|Robert Schumann in 1839,|
the year before is marriage to Clara.
Robert Schumann wrote his sprawling Fantasy for Piano Op. 17 in 1836 out of longing Clara Wieck, whose father, Friedrich, furiously opposed his intentions, no matter how honorable they might have been. Robert was 26 that year. Clara was 17.
What some guys won’t do to get laid.
The message must have gotten through, however, because despite an enforced separation that included several concert tours, Clara married Robert in 1840 (at the respectable age of 21) and bore him half a dozen children.
The Fantasy, performed with passion and steely control by Rollin Wilbur, was just one of many rich pleasures to be had at last weekend’
movement ― the Schumanns, Liszt, Chopin ― with Beethoven included as their spiritual precursor and Brahms given the last word as their successor.
s dramatico-musical presentation by the Fine Art Music Company. Titled “War of the Romantics ― Part 1,” the program focused on the first generation that musical
The issue at stake in the war was the legitimacy ― even the possibility ― of program music, with Liszt on one side, Schumann and Brahms on the other, and Chopin somewhere uncomfortably in the middle, writing music whose messages he kept to himself. If the dispute seems pointless today, it was no more so than the one that led to, say, the First World War, and it destroyed far fewer lives.
It also left us with some extraordinary music.
Kasia Salwinski was riveting in Chopin’s B-flat Scherzo Op. 31 and Liszt’s Valee d’Obermann (whose program, I must confess, added nothing to my enjoyment of understanding of the score.) She was more physically involved with the music than I ever remember seeing her, and in a way that has nothing to do with a performer’s trick of “selling” a piece. It seemed to take possession of her, although, being a perfectionist and a wholly modest person, she told me afterward she wasn’t fully satisfied with her outing in the Chopin.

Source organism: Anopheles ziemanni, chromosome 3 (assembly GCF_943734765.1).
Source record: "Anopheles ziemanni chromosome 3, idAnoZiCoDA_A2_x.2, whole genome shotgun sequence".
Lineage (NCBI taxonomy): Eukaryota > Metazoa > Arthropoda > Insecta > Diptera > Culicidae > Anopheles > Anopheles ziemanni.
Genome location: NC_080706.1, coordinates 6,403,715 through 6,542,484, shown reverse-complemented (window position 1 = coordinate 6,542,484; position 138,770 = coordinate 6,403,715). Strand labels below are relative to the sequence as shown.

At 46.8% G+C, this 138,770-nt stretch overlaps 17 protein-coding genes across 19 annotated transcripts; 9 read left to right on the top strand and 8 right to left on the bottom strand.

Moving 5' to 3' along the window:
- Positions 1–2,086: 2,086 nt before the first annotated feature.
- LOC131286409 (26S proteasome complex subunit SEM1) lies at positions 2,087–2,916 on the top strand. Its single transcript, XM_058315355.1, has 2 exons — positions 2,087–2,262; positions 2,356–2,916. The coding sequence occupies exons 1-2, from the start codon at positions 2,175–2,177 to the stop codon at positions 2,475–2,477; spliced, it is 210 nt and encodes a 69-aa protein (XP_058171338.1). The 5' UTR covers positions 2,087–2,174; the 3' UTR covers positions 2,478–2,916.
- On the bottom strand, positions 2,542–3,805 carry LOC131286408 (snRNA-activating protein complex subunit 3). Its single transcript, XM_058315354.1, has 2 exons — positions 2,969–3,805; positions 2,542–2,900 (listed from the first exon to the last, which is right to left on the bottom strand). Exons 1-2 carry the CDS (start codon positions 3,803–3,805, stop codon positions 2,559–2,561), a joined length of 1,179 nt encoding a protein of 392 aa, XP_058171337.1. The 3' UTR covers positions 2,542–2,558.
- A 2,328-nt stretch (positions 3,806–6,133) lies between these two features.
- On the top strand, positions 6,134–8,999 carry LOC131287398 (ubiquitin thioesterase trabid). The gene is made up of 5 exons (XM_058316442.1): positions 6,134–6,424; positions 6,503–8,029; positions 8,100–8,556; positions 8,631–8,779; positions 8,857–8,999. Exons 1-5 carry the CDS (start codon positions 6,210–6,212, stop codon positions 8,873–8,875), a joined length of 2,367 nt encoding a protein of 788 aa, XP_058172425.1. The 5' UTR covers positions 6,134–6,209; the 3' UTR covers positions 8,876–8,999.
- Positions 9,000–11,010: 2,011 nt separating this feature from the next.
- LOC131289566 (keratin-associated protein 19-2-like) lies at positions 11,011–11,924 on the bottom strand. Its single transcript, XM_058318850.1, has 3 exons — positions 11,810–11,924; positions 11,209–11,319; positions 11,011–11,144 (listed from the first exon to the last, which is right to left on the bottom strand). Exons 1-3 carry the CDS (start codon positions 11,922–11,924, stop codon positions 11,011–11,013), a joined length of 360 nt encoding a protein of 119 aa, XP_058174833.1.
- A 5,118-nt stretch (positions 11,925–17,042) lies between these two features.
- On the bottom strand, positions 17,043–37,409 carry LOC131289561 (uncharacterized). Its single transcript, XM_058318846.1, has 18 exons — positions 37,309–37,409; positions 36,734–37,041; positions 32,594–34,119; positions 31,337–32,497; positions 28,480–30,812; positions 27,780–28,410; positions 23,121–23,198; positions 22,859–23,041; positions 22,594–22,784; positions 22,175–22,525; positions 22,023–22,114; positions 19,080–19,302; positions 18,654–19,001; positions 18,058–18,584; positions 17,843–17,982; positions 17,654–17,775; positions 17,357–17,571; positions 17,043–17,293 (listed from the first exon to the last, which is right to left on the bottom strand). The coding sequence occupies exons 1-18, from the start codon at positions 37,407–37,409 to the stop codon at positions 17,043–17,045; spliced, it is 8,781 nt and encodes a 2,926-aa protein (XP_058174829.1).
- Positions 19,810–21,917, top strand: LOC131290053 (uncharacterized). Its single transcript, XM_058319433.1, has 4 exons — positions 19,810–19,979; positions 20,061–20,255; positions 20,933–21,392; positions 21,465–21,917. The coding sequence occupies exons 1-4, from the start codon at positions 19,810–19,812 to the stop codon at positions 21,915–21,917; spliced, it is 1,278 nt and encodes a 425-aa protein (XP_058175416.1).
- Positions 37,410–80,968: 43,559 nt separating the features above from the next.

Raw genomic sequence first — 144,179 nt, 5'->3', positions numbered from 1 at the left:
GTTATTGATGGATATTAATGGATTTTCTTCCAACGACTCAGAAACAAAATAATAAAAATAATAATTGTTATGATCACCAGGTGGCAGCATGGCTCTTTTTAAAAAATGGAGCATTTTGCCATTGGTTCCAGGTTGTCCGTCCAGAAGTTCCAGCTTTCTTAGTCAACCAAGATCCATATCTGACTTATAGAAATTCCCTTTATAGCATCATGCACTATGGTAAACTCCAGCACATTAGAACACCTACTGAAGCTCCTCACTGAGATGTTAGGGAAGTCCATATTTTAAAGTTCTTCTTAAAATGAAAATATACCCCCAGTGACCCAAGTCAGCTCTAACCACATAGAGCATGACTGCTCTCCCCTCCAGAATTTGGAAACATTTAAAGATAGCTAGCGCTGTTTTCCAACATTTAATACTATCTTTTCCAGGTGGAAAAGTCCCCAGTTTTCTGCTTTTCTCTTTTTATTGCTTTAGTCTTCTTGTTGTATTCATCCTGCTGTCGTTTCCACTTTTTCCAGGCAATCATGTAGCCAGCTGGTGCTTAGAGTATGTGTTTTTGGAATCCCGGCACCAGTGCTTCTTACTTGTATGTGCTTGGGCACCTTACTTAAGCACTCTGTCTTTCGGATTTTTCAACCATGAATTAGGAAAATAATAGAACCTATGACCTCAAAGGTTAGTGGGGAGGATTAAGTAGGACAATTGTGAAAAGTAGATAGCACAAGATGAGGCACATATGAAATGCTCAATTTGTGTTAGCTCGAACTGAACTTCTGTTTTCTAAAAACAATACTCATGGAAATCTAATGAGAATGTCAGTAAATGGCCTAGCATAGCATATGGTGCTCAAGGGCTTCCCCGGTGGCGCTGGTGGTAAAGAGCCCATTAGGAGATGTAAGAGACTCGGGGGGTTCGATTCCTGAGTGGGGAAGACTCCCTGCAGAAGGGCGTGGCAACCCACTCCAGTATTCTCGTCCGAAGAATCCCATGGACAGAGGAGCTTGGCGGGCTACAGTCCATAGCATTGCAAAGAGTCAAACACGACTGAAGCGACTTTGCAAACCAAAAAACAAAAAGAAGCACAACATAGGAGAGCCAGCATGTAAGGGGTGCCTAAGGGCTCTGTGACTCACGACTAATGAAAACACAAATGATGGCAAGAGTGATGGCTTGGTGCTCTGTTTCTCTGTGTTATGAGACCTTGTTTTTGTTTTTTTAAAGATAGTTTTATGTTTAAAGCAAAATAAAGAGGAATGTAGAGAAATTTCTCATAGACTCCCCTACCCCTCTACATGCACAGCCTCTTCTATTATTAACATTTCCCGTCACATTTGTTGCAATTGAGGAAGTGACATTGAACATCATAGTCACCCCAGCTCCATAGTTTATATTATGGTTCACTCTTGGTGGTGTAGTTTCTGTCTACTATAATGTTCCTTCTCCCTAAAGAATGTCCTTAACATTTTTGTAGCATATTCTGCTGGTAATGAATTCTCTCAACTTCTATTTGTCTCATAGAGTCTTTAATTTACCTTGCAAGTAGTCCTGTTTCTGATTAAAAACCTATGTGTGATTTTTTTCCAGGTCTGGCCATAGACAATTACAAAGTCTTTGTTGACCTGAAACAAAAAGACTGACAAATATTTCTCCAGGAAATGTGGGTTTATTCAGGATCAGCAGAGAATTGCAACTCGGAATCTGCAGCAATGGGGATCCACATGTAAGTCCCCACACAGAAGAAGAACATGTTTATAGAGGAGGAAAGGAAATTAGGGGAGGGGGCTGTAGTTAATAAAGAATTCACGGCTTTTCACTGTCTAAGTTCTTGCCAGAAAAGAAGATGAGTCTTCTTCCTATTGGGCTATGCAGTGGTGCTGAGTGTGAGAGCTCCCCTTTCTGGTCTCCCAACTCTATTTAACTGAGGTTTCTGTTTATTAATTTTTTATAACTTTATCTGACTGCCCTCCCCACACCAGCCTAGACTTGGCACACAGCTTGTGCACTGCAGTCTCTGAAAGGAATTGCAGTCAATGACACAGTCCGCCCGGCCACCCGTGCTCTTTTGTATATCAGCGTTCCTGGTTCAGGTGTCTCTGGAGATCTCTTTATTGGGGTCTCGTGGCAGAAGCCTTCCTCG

Adelya Shagadulina brought an ethereal touch to the first movement of Beethoven’s Spring Sonata (for violin) and Robert Schumann’s Fantasiestück (for viola). We were also treated to Brahms’s own arrangement for piano four hands, of the third movement of his Third Symphony and the second movement of his Piano Concerto No. 2. The latter is a favorite of mine, with one special moment I always listen for.
I could have done with less of Robert Edwin, who narrated the proceedings (reading from a script by playwright Ella Remmings) as a fictitious critic named Gerhard Denhoff. He was especially intrusive in the first half, when he repeatedly interrupted the music to make some point, then browbeat the musicians into starting over.
On the other hand, my companion for the afternoon, who hearing much of the music for the first time, told me she was grateful for the context ― and gossip ― he provided.
He was also a pleasant surprise as a singer in Robert Schumann’s brief “Dedication.”
In a clever turn, the piece was repeated twice in arrangements for piano solo (by Liszt) and for violin and piano (by Leopold Auer).
The program was presented Jan. 26 at Ivy Hall in Philadelphia and repeated Jan. 27 at the Ethical Society Jan. 27. I saw it at the Ethical Society, sitting in the largest crowd I have ever seen attend a Fine Arts Music program. Congratulations all around.
The next program in the series will be held at the end of March.